Well, in our effort to bring the blog to life again, me and Igor decided we should have a Car of the Week feature which will be done…you’ve guessed it – every week. Basically it’s a tribute to all the great cars that are out there or for the ones that aren’t anymore. It’s not going to be just presenting some facts and press conferences from the manufacturer praising the car either, we’re going to express our own opinion about the car. So I hope you will enjoy it and here goes our first Car of the Week: The Toyota Celica.
This Japanese coupe has been around for over 30 years but unfortunately since 2006 when the last Celica rolled of the production line, Toyota has decided they’ve entertained us too much throughout the years – so they stopped making it anymore. For me that was a sad moment because the Celica, especially the last gen model was a really, really good car. Of course, some of them had RWD and 4WD across the years so you might wonder why we’ve picked the last one as our Car of the Week. The front wheel drive model you might argue is no match for the other exciting ones. Well as it is often the case in the motor industry – every good car has its flaws.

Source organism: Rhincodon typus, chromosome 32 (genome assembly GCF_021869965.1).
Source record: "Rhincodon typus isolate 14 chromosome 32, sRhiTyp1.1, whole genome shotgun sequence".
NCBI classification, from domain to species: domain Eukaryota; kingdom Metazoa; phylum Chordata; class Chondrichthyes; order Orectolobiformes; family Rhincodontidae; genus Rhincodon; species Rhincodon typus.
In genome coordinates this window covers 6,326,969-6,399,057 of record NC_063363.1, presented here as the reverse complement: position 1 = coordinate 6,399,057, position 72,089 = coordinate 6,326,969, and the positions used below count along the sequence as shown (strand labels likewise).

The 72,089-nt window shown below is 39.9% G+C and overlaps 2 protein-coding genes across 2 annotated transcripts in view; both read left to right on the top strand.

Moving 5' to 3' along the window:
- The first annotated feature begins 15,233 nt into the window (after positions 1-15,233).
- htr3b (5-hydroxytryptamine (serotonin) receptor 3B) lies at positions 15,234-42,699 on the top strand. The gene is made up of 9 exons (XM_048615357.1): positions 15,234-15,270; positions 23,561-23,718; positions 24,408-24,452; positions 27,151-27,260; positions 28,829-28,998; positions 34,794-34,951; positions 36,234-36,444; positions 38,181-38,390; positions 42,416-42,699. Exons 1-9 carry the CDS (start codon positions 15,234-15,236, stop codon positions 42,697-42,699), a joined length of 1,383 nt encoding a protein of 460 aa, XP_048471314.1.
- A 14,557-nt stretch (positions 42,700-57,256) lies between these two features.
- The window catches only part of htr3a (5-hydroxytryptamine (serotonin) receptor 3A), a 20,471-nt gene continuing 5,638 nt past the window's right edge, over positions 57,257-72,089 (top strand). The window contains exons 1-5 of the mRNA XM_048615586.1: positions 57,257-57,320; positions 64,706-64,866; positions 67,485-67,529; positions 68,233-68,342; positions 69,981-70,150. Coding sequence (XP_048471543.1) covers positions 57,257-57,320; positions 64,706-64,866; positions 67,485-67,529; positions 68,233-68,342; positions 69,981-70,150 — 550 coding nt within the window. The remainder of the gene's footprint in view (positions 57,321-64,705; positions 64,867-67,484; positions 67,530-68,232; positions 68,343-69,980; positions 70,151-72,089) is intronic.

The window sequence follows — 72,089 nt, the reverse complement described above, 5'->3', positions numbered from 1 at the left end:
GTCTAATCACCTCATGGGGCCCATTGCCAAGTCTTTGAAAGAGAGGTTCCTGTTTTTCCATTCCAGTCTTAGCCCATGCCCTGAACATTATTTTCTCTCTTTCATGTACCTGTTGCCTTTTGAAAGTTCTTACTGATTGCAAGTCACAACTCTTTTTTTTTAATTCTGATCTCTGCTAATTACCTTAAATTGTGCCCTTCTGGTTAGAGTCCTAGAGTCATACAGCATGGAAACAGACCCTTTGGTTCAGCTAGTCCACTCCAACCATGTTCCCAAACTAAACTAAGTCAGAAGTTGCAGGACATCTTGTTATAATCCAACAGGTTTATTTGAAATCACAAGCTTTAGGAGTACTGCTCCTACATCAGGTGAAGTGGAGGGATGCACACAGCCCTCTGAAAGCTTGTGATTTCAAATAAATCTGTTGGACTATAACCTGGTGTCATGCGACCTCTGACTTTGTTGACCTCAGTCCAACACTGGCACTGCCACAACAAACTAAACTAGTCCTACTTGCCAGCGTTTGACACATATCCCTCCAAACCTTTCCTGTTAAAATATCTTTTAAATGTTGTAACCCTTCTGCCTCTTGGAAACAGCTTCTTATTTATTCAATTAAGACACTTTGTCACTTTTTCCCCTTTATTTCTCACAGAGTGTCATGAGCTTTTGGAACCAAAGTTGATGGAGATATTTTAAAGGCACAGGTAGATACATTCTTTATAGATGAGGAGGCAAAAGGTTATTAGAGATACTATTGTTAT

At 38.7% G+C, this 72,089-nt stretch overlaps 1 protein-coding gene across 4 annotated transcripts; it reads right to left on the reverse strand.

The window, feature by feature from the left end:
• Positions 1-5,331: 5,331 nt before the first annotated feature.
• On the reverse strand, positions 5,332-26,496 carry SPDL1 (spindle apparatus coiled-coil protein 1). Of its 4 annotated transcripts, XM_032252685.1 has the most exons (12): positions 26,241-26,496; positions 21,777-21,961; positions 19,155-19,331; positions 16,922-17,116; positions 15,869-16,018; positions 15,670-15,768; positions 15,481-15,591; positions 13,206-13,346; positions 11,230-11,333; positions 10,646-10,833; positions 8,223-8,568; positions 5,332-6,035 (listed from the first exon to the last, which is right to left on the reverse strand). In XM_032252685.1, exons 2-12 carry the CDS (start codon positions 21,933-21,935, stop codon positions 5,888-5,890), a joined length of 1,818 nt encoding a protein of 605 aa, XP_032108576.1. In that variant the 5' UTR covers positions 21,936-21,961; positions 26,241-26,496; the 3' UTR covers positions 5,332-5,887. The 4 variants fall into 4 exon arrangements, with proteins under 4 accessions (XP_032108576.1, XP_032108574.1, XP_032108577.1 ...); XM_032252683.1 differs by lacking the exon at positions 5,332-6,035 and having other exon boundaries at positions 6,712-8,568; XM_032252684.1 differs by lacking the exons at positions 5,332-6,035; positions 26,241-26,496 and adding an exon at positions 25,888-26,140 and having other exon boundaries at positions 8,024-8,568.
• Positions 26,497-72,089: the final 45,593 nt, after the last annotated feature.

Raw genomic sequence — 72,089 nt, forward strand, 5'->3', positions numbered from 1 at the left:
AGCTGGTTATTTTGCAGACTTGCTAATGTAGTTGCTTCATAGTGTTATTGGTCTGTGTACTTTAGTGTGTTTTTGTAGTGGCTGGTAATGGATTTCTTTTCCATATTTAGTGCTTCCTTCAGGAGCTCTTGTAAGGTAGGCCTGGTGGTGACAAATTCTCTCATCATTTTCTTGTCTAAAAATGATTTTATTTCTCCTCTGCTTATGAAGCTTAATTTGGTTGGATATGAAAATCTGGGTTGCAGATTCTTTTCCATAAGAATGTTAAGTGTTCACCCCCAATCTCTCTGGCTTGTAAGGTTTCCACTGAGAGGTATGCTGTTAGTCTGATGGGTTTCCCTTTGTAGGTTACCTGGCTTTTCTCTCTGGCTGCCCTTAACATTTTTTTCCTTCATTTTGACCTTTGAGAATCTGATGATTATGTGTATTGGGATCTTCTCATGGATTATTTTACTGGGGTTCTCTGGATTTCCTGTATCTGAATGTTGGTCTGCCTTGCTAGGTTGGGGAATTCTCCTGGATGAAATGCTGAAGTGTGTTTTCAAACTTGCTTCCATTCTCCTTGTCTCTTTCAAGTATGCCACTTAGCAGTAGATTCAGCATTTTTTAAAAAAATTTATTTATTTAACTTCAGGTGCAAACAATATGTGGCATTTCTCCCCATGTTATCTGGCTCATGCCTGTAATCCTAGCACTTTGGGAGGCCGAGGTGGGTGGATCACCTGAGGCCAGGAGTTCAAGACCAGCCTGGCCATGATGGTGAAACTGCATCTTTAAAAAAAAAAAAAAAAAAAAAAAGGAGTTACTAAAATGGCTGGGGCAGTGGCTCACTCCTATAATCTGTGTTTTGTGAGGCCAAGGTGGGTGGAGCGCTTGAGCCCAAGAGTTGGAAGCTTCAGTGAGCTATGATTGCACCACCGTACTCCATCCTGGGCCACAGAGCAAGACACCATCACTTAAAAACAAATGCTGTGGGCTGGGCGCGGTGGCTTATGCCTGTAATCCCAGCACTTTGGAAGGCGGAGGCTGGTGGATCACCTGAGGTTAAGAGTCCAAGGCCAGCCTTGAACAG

Let’s include, shall we, a bit of the boring facts: It’s got a 1.8liter engine which has a million V’s in its name (take this one for instance VVTLi T Sport), it’s front wheel drive, it does 0-60 in 8.7 seconds and it has a top speed of 127 mph. With these rather dull figures you might be boggled how the Celica could be such a great car. It’s not a gadget fest either, traction control for instance is available only on the more powerful 188bhp engine. But it’s not facts that make up a great car. This simplicity, this “averageness” turns out brilliant on the road. Even with its FWD it drives brilliantly, it’s cheap and it looks spectacular. It’s also very reliable and you can get small children in the back seats as well. This is then for a coupe as practical as your average wardrobe.
But its the spirit of the thing that I just love. Now Japanese manufacturers are not particularly good at making cars with soul – but somehow the Celica in its old age with all it’s rallying prowess has achieved that. It’s simple, it’s cheap and it handles brilliantly. Add reliability and the looks to that and you’ve got your winner. Think of it as the Fiat Barchetta only with a roof – cheap and cheerful. For me that’s the most important thing I look for in a car. A car with soul is very hard to find outside Italy or Britain but now, here, this week, we’ve found one in Japan: The Toyota Celica.